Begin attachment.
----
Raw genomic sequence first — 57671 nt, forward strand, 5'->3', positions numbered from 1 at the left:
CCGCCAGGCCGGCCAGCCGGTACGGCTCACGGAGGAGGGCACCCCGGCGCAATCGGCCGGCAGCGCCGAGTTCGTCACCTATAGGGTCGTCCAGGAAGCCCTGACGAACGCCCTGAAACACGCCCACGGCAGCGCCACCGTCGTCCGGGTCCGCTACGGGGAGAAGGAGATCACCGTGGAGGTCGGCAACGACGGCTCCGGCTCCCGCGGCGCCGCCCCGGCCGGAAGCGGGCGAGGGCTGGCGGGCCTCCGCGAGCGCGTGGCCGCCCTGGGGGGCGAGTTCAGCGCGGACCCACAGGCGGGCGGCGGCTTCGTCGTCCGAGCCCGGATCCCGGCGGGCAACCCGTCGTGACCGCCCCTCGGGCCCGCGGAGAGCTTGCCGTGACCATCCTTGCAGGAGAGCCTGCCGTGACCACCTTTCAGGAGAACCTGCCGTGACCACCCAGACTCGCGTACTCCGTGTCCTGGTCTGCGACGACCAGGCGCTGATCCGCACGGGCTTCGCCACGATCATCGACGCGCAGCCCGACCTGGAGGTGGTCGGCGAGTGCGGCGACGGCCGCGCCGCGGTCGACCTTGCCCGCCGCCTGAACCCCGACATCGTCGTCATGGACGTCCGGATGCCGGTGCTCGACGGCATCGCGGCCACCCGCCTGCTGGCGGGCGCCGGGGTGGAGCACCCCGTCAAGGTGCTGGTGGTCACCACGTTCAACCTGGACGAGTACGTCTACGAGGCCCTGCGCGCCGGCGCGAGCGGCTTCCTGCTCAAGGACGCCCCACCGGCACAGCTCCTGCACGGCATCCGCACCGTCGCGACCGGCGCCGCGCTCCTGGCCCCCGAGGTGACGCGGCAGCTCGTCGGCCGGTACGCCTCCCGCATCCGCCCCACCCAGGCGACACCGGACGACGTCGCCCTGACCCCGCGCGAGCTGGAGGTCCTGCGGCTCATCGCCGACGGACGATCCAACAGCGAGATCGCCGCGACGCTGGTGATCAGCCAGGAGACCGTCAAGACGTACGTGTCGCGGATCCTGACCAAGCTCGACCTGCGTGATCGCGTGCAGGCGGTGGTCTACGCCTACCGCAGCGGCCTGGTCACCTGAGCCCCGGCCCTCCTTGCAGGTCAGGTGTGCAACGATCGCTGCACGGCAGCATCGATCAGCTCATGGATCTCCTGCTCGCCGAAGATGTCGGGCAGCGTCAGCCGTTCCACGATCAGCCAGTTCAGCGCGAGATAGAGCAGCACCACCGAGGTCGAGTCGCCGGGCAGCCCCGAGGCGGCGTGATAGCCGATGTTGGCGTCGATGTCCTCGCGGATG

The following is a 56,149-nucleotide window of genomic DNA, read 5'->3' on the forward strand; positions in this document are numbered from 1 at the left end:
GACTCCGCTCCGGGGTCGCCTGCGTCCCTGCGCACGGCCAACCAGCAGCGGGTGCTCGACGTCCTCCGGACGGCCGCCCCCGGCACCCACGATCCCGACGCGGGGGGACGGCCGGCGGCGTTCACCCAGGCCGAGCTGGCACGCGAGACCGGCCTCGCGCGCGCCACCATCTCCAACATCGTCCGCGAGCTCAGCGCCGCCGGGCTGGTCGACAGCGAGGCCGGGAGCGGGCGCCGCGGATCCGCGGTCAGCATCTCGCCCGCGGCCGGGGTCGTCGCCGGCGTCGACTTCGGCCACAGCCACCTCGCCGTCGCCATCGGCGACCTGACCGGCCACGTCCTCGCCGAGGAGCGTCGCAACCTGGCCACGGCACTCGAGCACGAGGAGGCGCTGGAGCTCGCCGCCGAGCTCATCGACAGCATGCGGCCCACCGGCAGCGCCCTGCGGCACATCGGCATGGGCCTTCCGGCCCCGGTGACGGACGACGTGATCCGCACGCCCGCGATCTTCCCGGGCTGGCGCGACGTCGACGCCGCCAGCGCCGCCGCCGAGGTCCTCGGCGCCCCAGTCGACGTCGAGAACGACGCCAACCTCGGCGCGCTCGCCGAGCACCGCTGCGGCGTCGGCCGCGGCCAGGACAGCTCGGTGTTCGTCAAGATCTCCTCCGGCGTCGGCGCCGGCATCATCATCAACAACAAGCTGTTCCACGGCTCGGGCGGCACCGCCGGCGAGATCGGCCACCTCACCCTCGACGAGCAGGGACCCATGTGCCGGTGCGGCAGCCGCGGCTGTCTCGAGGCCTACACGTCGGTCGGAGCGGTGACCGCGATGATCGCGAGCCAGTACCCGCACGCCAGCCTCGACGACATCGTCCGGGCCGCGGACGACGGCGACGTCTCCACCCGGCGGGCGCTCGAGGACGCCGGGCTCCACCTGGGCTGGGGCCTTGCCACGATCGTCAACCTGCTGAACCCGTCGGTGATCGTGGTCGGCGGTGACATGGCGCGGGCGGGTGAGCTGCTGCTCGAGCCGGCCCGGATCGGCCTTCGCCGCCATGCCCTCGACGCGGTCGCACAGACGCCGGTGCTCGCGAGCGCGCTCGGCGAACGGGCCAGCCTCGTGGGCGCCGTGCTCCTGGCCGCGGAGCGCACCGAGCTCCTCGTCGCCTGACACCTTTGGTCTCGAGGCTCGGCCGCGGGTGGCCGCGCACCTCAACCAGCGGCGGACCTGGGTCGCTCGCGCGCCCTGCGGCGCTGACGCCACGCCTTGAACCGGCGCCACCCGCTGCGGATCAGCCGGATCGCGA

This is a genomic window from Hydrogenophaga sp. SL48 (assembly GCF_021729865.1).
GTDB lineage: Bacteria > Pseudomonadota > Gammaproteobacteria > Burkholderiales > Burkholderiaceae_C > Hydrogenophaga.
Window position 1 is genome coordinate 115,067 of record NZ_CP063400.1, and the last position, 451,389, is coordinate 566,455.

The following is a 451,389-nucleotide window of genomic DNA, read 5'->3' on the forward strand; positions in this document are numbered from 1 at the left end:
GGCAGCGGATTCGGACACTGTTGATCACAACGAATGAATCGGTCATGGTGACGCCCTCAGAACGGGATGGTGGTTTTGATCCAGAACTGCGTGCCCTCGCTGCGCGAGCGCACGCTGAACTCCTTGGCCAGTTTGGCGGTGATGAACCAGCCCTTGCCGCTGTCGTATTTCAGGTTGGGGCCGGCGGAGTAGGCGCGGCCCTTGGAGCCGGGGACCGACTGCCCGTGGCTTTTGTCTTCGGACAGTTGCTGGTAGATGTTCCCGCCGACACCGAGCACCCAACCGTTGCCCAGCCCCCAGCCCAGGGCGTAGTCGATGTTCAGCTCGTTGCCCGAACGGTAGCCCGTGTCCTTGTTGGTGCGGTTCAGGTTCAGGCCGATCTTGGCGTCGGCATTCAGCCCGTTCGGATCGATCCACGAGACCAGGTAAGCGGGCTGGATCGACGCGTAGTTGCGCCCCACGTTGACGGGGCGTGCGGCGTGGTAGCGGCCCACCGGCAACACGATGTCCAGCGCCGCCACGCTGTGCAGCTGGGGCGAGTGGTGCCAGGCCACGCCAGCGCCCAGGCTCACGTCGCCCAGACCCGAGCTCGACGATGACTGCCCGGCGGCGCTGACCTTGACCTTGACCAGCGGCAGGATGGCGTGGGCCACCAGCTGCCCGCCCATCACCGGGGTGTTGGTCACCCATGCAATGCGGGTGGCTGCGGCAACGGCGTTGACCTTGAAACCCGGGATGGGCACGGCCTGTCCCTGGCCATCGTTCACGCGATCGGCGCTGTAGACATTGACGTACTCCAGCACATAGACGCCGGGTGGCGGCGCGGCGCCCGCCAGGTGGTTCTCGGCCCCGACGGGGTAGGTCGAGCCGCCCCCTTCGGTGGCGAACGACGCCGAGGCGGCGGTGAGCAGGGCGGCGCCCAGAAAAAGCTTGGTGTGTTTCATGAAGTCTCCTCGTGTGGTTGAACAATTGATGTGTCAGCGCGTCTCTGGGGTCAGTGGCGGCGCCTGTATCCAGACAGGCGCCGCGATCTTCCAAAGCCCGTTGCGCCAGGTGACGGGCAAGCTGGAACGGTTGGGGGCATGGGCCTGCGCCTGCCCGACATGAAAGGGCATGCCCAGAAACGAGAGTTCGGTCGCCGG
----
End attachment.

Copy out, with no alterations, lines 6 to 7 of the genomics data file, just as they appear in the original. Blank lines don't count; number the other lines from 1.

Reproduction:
GTDB lineage: Bacteria > Pseudomonadota > Gammaproteobacteria > Burkholderiales > Burkholderiaceae_C > Hydrogenophaga.
Window position 1 is genome coordinate 115,067 of record NZ_CP063400.1, and the last position, 451,389, is coordinate 566,455.